"All advertising must… be presented in a manner that is accurate, balanced, and not misleading"[5]

Health testimonials were included in the search, as they can be both very convincing and very misleading. They are prohibited in this context by the Medicines Act 1981 Section 58(1)(c)(iii),[6] as noted in the New Zealand Chiropractic Board’s Advertising Policy:

"A chiropractor shall not advertise any material which relates to the chiropractor’s qualifications, practices, treatment or the premises where they practice chiropractic if the material…uses testimonials whether from patients or any other person (see section on Medicines Act)"

Interestingly, the Medical Council of New Zealand, whose role as the statutory regulator of medical professionals is equivalent to the New Zealand Chiropractic Board, notes in its recent proposal to amend their statement on advertising that:

"Council is proposing to prohibit the use of testimonials in medical advertising because they can be unreliable and misleading"[7] [emphasis ours]

Claim Quantity Proportion
ADHD 34 25%
Allergies 48 35%
Asthma 54 39%
Bed Wetting 43 31%
Colic 59 43%
Ear Infections 55 40%
Any condition 74 54%
Testimonials 48 35%
Any condition or testimonials 96 70%
Total 137 100%

# Findings

We found that 54% of the websites claim that at least one of the conditions could be treated or improved by chiropractic manipulation, and 35% of the websites contained health testimonials.

At least in their online advertising, the majority of New Zealand chiropractors make therapeutic claims that are not substantiated by the available evidence, and many have ignored the regulations surrounding the use of health testimonials. Of the chiropractor websites we surveyed, fewer than a third of them were free from both testimonials and claims of being able to treat the conditions we checked for.

Although, technically, chiropractors are regulated in New Zealand under the Health Practitioners Competence Assurance Act, our findings indicate that the regulations to ensure chiropractors in New Zealand behave ethically and legally are inadequate.

Chiropractors making unsubstantiated claims when advertising their treatments is an established problem. There are regulations in place that should address this issue, but these regulations appear to have not been effective. In our opinion, the Chiropractic Board’s hands-off regulation leaves New Zealanders wide open to potentially harmful misinformation.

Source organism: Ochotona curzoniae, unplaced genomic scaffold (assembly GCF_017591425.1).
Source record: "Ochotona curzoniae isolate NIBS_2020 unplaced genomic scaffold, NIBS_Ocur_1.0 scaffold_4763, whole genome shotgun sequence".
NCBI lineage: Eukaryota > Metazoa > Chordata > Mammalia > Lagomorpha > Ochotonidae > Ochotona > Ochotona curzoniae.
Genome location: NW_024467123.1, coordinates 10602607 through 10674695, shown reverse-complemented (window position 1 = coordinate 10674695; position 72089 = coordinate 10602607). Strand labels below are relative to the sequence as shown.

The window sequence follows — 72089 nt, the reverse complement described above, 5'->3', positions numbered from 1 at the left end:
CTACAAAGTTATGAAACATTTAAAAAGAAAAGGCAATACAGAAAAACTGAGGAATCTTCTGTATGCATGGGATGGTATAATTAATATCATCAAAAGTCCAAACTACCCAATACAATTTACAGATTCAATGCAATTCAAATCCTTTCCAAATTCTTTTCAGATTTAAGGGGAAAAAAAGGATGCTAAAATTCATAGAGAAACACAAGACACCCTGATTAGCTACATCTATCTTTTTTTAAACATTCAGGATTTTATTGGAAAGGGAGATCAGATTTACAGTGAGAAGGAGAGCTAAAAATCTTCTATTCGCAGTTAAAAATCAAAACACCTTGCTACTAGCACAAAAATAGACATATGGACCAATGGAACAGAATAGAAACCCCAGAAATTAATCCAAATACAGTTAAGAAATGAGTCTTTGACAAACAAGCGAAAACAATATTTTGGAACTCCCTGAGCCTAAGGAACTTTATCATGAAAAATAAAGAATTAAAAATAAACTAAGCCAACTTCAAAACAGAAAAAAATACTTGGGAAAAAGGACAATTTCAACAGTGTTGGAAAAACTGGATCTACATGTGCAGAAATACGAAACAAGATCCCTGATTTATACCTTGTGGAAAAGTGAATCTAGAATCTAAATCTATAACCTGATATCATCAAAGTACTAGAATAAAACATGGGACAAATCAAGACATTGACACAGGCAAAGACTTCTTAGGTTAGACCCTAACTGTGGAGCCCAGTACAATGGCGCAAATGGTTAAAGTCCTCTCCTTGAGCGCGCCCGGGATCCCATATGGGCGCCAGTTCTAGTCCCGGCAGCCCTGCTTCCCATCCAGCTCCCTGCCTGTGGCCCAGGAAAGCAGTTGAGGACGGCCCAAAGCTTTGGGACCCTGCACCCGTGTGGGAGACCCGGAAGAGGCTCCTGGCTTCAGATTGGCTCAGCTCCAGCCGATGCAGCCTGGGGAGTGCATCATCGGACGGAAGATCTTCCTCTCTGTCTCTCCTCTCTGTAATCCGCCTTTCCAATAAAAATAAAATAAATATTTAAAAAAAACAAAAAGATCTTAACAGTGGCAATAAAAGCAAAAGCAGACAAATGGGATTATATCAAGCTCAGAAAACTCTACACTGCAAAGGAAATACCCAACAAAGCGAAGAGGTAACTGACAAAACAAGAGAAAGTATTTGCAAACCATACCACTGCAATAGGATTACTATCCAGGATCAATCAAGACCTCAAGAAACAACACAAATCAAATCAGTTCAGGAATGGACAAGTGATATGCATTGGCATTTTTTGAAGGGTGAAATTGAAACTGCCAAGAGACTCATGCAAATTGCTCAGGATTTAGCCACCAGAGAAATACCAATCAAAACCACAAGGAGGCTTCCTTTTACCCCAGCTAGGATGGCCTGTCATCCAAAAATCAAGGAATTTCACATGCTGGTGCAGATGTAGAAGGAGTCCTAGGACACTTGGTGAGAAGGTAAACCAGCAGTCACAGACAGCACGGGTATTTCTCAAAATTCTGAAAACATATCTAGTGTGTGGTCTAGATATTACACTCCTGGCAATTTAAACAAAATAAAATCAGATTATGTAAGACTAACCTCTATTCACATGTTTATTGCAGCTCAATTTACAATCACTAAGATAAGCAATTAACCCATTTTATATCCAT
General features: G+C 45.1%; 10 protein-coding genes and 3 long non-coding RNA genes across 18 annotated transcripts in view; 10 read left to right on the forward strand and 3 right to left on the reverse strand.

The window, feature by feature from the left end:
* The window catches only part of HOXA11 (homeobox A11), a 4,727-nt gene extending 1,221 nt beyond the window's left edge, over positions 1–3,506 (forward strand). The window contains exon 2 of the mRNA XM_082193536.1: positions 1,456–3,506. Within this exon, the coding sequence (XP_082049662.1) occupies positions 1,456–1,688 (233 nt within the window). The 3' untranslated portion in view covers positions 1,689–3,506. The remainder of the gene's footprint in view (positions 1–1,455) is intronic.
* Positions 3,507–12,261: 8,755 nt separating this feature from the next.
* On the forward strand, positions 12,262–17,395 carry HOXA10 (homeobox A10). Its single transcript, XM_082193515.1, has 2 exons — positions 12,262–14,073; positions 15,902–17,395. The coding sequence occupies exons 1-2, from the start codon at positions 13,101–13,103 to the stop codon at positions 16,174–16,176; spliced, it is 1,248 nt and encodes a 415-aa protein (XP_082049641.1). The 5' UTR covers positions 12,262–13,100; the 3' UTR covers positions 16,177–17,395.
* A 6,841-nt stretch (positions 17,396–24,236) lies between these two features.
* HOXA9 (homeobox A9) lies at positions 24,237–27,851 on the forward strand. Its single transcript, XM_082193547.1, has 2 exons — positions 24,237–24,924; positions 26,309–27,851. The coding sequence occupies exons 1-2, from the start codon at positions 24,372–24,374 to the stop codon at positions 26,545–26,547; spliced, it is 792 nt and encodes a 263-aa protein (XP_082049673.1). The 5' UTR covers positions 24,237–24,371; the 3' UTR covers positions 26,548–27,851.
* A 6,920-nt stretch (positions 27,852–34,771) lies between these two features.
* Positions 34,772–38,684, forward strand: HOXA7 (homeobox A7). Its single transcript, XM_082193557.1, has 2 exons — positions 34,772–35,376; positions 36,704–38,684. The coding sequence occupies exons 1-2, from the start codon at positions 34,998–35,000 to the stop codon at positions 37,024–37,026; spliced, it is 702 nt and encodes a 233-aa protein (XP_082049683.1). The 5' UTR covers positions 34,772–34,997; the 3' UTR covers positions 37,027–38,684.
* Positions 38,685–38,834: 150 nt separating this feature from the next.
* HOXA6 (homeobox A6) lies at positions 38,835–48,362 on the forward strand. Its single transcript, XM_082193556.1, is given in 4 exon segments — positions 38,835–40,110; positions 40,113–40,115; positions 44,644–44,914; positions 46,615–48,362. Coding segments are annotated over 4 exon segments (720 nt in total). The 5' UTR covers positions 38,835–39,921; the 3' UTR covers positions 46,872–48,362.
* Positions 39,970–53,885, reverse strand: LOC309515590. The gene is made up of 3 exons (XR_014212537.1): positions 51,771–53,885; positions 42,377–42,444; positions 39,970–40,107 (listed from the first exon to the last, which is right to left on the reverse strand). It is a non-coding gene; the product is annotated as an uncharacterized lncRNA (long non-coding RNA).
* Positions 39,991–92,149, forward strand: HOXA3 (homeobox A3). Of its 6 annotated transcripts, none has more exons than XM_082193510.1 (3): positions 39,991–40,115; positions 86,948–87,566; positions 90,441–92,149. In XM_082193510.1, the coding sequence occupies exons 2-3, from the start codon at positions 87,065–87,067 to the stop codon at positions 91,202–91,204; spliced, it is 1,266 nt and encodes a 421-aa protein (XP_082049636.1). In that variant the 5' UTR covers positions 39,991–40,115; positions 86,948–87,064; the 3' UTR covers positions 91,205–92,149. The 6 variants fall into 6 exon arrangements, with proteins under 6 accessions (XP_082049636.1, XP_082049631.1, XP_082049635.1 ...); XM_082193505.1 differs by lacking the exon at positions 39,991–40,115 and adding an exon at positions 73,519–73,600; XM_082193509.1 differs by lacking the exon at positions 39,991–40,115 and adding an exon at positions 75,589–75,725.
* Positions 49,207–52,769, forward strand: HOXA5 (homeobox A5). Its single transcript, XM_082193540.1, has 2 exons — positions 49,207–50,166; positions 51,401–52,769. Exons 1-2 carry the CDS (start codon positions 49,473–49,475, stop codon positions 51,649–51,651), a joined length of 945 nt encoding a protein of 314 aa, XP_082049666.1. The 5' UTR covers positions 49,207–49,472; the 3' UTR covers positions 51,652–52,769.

In the interests of public safety, the New Zealand Chiropractic Board needs to follow the example set recently by the Chiropractic Board of Australia. The board should make a public statement giving clear direction to chiropractors to remove testimonials in their advertising, as well as claims to help any health condition where rigorous evidence of the efficacy of chiropractic treatment is lacking. The board should then follow through with sanctions, up to and including deregistration, for chiropractors who ignore the board’s direction.

  1. Chiropractic Board of Australia - Statement on advertising [Internet]. 2016 [updated 7 Match 2016; cited 13 March 2016]. Available from: (opens new window) ↩︎

  2. Ernst E, Gilbey A. Chiropractic claims in the English-speaking world. N Z Med J. [Internet]. 2010 [cited 13 March 2016];123(1312):36-44. Available from: (opens new window) ↩︎

  3. Fair Trading Act 1986 No 121 (as at 01 March 2016), Public Act – New Zealand Legislation [Internet]. 2016 [cited 15 March 2016]. Available from: (opens new window) ↩︎

  4. Codes of practice - ASA - Advertising Standards Authority [Internet]. ASA - Advertising Standards Authority. 2016 [cited 15 March 2016]. Available from: (opens new window) ↩︎

  5. New Zealand Chiropractic Board Advertising Policy [Internet]. 2016 [cited 13 March 2016]. Available from: (opens new window) ↩︎

  6. Medicines Act 1981 No 118 (as at 01 March 2016), Public Act – New Zealand Legislation [Internet]. 2016 [updated 1 March 2016; cited 13 March 2016]. Available from: (opens new window) ↩︎

  7. Amendment to the Medical Council’s Statement on advertising in relation to the use of testimonials [Internet]. 2016 [updated 8 March 2016; cited 13 March 2016]. Available from: (opens new window) ↩︎